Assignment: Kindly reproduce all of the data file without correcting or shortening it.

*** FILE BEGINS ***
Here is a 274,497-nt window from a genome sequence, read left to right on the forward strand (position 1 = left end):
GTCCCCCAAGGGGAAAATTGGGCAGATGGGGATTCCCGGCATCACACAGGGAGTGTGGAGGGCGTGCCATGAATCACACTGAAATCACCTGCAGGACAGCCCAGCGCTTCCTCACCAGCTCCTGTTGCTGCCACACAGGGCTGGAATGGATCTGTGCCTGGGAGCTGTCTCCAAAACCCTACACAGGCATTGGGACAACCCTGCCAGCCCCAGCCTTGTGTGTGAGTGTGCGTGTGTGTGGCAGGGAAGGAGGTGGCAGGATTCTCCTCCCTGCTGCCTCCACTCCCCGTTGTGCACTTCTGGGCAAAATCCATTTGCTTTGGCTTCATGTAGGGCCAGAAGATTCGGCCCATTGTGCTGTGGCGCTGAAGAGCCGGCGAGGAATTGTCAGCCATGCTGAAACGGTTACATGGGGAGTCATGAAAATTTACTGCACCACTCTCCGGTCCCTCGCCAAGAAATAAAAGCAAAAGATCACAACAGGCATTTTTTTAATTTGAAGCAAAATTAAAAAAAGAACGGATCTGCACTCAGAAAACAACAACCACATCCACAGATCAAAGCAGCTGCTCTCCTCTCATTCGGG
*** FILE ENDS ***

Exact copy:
Here is a 274,497-nt window from a genome sequence, read left to right on the forward strand (position 1 = left end):
GTCCCCCAAGGGGAAAATTGGGCAGATGGGGATTCCCGGCATCACACAGGGAGTGTGGAGGGCGTGCCATGAATCACACTGAAATCACCTGCAGGACAGCCCAGCGCTTCCTCACCAGCTCCTGTTGCTGCCACACAGGGCTGGAATGGATCTGTGCCTGGGAGCTGTCTCCAAAACCCTACACAGGCATTGGGACAACCCTGCCAGCCCCAGCCTTGTGTGTGAGTGTGCGTGTGTGTGGCAGGGAAGGAGGTGGCAGGATTCTCCTCCCTGCTGCCTCCACTCCCCGTTGTGCACTTCTGGGCAAAATCCATTTGCTTTGGCTTCATGTAGGGCCAGAAGATTCGGCCCATTGTGCTGTGGCGCTGAAGAGCCGGCGAGGAATTGTCAGCCATGCTGAAACGGTTACATGGGGAGTCATGAAAATTTACTGCACCACTCTCCGGTCCCTCGCCAAGAAATAAAAGCAAAAGATCACAACAGGCATTTTTTTAATTTGAAGCAAAATTAAAAAAAGAACGGATCTGCACTCAGAAAACAACAACCACATCCACAGATCAAAGCAGCTGCTCTCCTCTCATTCGGG